For horse owners, a gleaming well-conditioned horse is the ultimate badge of honour but it’s not just about hours of grooming! Here’s our top tips for achieving that ‘HOYS under the lights’ gleam…
The biggest influence on coat condition is your horse’s overall health so it pays to start with the basics; think about his worming programme, his teeth and his general health status. If you need any advice on these aspects of his management speak to your vet.
Next step – nutrition!
A healthy digestive system is the foundation of a healthy horse so start by making sure you are feeding enough forage. Ideally forage should be provided ad lib but if your horse is overweight, don’t feed less than 1.5% bodyweight (dry matter) per day. On average, this equates to approximately 9kg of hay (10kg if you are going to soak it) or 10-12kg of haylage for a 500kg horse without grazing. Secondly, make sure your horse’s diet is balanced. Nutrient deficiencies can affect coat condition so providing your horse with a well-balanced diet is the key to producing a healthy horse on the inside, as well as a lovely shiny coat on the outside. Some of the powerhouse nutrients when it comes to coat condition include:
- Good quality protein, particularly sulphur-containing amino acids (the building blocks of proteins) such as methionine are important for hair production.
- Vitamin E deficiency and vitamin A deficiency or excess can result in a long, scruffy-looking coat.
- Inadequate amounts of trace minerals such as iron, zinc, selenium and copper may also influence coat quality, growth and spring shedding.
Providing a balanced diet
The best way to provide a balanced diet is to feed the recommended ration of a suitable compound feed or balancer. Balancers provide a concentrated source of quality protein, vitamins and minerals without excess calories, making them the ideal option horses and ponies that maintain weight easily on forage alone (or less than the recommended ration of feed).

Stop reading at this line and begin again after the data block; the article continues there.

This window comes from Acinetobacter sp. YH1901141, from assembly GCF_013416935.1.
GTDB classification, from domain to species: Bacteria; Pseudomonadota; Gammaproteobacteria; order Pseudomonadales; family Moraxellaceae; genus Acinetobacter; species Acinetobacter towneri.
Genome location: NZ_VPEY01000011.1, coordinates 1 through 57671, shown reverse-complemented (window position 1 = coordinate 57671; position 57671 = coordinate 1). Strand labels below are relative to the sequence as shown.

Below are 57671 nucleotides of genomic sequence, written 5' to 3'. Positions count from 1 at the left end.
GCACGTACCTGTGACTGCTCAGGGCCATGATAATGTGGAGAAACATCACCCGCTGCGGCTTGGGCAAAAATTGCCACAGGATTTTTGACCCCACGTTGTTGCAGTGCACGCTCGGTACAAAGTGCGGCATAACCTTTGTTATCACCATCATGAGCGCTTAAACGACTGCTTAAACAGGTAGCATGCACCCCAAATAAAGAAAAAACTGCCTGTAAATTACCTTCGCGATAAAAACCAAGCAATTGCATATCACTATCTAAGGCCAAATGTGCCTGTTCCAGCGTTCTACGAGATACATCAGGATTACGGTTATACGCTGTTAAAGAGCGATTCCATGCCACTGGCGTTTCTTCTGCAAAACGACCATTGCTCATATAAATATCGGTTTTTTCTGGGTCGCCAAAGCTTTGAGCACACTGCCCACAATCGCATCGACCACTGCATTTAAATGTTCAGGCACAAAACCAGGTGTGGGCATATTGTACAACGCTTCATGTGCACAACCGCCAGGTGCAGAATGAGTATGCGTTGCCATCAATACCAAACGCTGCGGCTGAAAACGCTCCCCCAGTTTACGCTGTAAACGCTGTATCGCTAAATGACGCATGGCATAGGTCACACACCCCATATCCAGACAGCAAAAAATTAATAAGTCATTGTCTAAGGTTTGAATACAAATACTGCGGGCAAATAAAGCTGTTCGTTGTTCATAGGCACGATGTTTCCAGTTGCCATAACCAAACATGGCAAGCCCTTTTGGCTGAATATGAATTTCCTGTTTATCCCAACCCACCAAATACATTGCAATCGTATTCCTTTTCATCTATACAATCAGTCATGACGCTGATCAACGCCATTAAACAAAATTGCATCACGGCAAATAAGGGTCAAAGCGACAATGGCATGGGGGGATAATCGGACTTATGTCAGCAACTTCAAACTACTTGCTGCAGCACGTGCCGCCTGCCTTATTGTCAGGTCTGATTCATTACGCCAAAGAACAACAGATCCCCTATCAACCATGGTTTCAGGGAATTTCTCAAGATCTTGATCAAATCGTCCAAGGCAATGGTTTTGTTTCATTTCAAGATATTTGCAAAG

Oil doesn’t always have to come in a bottle!
Oil can be the icing on the cake when it comes to conker-like shine with rapeseed, soya, corn and linseed oil all helping to provide an additional source of essential fatty acids. However if you are adding more than 100ml of oil per day you may also need to feed an additional vitamin E supplement. For this reason, choosing a feed that already contains a higher level of oil and is balanced with vitamin E is often the most convenient option.
There’s no substitute for grooming!
Finally don’t be fooled, even after all these tips you still will need to get the body brush out and apply some elbow grease. Brushing your horse will help keep his coat mud and scurf free and stimulate blood flow, bringing all those coat enhancing nutrients to the hair follicles to produce a shine you can be proud of!
For more advice on feeding a balanced diet contact the SPILLERS Care-Line.